After one quarter, the grade for the Broncos is the same as what 75,000 fanatics screamed 14 times Sunday at the stadium.
The Broncos are not a complete team — yet.
They do get a passing grade in passing.
However, they definitely have earned an A+ in running and stopping the run.
The Broncos are a "Band On The Run," as Paul McCartney would sing. They put on a ban on the run by four opponents.
In four games the Broncos’ defense has yielded only 203 yards rushing – and just 95 yards to four of the supposed superior running backs in the NFL.
Marshawn Lynch generated 24 yards in 15 carries before the Raiders abandoned the run in the 16-10 defeat.
The week before, even in a loss at Buffalo, the Broncos allowed Sean McCoy a measly 21 yards on 14 rushes (1.5-yard average).
Melvin Gordon had the only field day at night. Ha! He picked up 54 yards in 18 attempts in the opener, and the Los Angeles Nomads, er, Chargers fell on a failed field goal.
Saving the best for second, the Broncos’ front seven – The Magnificent 7 – didn’t permit “”Zkl llt’’ to buy a vowel. "I’ll take an ‘e’, an 'i' and 'o,' Pat." He was an "Oh, No."
The league’s leading rusher of a season ago finished with nine runs for 24 feet. He looked like he had two left feet.
The retooled defensive front, which ranked 28th against the run in 2016, has set a club record in four games – allowing only 50.75 yards per.
That’s a remarkable achievement.
The Broncos’ rushing total of 572 yards, primarily run up by C.J. Anderson and Jamaal Charles, is just as amazing, considering that the Broncos overhauled the offensive line with four new major contributors. The first offensive lineman taken in the draft – Garett Bolles – is playing like "Pro Bowl" Bolles – especially considering that in the second game he was injured, and it seemed as if he would miss the rest of the season. He hasn’t missed a beat or a game, and has been spectacular. Ron Leary, a left guard playing right guard, hasn’t given up a sack even though twice he has been forced out, and spent a week on concussion protocol. Defenses are leery of Leary. Matt Paradis, coming off double-hip surgeries, was somewhat of a question mark for early in the season. He has been forgotten – because he’s again playing at a Pro Bowl level – and his name is never called – because he doesn’t commit penalties or make blocking mistakes.
Max Garcia and Allen Barbre are holding their own (and not defensive rushers) at left guard. Watson Menelik, a free agent who left Oakland, has been the weak link, but improved his play against, of all people, Oakland. Donald Stephenson, who was rated among the worst starting tackles in the NFL last season, comes in when the Broncos add a full-horse line, and Connor McGregor has been a very good backup. Billy Turner can’t get on the active list because of the versatility of the others, and the Broncos are suiting only eight offensive linemen.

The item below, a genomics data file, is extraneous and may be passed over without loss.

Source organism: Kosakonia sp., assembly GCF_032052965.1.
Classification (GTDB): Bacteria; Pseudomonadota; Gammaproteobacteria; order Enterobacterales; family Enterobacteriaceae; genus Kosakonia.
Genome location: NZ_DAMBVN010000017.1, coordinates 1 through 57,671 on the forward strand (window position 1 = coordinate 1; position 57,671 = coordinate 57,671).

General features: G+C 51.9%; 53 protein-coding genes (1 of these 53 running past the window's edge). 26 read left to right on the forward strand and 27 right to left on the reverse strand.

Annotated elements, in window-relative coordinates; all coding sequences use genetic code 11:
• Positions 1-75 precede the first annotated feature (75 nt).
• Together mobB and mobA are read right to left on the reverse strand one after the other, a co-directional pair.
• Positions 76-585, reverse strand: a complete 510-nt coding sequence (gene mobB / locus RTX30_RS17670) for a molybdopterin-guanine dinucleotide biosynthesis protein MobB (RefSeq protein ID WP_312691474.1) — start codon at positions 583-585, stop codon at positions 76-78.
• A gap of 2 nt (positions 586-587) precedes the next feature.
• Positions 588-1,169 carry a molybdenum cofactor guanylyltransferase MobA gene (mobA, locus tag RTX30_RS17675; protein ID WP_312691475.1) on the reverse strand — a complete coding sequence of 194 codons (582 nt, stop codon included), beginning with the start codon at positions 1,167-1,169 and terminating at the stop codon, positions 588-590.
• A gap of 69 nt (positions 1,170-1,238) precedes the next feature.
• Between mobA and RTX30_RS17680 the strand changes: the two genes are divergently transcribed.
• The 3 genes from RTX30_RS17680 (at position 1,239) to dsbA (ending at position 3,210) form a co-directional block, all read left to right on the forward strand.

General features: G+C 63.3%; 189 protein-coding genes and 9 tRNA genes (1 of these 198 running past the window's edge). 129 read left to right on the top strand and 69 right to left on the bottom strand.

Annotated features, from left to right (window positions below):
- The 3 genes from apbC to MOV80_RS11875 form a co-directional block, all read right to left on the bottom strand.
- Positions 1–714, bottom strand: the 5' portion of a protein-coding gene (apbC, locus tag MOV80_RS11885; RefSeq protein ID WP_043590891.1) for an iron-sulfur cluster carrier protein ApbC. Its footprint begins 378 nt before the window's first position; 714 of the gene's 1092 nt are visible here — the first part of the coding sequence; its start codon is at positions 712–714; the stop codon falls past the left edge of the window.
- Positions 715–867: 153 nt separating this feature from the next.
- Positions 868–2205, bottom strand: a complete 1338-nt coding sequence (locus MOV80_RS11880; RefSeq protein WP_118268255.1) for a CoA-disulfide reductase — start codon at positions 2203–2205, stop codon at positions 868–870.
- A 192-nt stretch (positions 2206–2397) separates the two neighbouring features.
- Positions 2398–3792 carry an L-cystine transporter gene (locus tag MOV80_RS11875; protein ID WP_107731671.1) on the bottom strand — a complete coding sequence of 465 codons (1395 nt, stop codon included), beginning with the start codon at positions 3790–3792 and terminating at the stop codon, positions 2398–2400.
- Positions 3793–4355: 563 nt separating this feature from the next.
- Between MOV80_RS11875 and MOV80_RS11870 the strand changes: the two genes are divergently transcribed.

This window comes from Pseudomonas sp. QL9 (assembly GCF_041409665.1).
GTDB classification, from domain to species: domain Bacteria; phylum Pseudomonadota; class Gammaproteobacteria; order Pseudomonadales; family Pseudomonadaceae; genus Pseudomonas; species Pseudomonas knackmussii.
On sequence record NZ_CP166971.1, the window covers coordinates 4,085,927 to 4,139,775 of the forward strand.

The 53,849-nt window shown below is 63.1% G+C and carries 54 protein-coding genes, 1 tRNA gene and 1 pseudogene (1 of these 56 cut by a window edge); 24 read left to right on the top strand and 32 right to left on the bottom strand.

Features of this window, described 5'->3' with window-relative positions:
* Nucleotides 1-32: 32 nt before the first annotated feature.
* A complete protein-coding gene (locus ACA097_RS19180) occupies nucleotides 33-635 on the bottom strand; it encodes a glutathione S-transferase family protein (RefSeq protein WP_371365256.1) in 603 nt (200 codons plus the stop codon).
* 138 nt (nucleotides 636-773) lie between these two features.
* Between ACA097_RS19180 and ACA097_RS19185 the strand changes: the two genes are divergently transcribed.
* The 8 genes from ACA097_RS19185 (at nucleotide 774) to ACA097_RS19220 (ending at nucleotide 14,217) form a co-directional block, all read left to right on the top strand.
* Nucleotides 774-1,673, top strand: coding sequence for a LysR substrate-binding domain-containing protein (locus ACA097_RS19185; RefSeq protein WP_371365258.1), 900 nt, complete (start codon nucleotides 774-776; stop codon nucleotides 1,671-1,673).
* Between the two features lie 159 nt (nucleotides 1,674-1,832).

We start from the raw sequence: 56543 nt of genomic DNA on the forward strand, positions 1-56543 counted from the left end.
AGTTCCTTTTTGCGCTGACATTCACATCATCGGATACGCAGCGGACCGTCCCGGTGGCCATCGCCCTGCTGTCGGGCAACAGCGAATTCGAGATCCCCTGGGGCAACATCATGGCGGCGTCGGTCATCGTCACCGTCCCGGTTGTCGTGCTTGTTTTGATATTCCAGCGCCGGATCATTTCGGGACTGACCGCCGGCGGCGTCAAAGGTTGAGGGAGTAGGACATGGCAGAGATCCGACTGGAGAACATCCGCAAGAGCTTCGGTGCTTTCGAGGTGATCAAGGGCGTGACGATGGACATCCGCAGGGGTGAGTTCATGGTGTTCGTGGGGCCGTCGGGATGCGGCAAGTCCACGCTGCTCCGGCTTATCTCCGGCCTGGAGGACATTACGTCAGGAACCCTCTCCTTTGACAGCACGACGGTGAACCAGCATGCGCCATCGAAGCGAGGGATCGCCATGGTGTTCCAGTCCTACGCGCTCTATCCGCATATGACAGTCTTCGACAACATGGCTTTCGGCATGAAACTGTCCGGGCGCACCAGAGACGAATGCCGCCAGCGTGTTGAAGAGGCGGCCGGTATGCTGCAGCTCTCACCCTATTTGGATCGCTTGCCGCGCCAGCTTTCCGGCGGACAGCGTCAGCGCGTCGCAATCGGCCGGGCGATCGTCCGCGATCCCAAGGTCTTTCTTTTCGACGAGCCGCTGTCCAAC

Adam Gotsis, the Aussie who played rugby, probably has been the most surprising and effective starting on the defensive line with Derek Wolfe, who has overcome a training camp injury, and nose tackle Domata Peko Sr., who has been a boss knob in the middle.
Von is Von, and the secondary may have gotten stronger with the replacement of T.J. Ward with Justin Simmons at safety. All Simmons has done is make two incredible plays, including the late interception Sunday, that have helped the Broncos get off to a 3-1 start before the bye.
The Broncos did dominate Dallas, but they haven’t been as suave and debonair in the other three.
One touchdown Sunday.
One touchdown the previous Sunday.
The Red Zone hasn’t been an Orange Zone lately.
Trevor Siemian’s sacks and interceptions and lack of success close to the goal is a troublesome area. He’s fine, but still not among the finest.
And Brandon McManus has missed three field goals (equaling the number of all last season).
The Broncos will need some fixes during the bye, but they do have the Giants upcoming at home. And that will be like a second bye. The road looms, though.
Com-Plete must be the grade goal.